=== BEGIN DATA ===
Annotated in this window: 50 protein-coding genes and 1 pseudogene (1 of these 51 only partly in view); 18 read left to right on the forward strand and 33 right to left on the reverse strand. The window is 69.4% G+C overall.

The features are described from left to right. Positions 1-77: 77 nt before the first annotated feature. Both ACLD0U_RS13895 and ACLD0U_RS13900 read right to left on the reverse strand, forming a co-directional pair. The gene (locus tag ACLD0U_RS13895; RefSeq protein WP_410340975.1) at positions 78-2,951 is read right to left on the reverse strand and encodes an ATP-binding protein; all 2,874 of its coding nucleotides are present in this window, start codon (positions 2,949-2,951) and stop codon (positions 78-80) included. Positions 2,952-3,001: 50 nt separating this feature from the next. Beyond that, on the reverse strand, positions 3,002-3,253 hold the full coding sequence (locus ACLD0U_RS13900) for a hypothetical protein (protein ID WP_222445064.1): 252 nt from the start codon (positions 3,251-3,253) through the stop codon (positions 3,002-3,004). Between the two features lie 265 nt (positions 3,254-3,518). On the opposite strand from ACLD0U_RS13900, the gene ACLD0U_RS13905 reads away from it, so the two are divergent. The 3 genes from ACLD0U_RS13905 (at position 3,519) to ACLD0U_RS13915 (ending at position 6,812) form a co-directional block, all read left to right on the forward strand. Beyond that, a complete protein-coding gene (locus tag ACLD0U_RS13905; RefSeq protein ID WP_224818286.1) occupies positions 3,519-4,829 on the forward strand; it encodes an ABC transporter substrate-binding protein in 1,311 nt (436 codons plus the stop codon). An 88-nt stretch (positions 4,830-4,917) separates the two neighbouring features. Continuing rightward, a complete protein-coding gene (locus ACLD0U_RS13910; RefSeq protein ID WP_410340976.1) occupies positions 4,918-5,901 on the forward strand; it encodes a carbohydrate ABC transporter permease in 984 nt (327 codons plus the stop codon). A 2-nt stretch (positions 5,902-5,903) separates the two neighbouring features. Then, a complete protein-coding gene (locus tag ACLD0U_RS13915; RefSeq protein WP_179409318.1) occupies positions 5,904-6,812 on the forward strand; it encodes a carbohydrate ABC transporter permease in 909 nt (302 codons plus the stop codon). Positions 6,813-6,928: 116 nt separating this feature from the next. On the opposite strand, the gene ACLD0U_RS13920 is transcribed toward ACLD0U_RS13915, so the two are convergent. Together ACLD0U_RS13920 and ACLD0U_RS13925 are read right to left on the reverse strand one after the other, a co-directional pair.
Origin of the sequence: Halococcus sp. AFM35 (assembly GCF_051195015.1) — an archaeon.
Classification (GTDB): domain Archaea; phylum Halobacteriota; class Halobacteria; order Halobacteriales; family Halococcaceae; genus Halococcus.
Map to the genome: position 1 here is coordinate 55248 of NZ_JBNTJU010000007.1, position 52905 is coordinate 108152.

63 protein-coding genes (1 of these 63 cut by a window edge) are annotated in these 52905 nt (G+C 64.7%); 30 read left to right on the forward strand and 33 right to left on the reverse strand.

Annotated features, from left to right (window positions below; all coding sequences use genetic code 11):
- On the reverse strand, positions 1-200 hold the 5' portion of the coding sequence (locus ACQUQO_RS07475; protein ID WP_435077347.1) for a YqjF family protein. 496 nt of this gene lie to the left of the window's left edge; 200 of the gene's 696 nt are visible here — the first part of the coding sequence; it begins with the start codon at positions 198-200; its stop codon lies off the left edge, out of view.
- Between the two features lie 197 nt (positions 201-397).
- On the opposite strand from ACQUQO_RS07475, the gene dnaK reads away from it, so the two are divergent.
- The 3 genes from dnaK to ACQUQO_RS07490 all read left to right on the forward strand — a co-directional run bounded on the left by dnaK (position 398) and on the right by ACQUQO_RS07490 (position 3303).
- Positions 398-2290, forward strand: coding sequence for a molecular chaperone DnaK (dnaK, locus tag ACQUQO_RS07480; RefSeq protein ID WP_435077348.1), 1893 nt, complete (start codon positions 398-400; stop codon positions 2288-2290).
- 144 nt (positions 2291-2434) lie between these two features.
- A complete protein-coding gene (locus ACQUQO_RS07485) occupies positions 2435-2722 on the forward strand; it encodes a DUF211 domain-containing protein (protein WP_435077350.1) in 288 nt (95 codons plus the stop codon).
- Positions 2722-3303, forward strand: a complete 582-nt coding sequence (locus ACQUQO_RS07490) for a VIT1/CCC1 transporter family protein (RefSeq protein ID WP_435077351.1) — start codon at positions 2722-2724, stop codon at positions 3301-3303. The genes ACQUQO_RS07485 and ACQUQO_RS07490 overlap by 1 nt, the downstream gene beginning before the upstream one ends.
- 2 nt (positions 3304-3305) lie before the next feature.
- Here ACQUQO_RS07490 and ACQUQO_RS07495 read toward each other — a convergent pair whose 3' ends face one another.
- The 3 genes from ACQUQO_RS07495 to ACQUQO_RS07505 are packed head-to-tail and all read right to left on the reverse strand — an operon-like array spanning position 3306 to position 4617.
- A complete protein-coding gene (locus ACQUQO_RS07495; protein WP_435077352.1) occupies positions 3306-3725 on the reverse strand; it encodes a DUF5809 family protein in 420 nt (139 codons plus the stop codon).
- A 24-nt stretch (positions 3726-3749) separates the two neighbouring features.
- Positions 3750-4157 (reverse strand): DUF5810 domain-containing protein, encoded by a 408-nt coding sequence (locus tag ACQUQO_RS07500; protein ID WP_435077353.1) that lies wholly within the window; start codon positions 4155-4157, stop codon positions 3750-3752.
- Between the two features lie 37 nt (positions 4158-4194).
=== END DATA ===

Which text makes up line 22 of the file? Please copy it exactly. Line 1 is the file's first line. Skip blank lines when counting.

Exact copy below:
- Between the two features lie 37 nt (positions 4158-4194).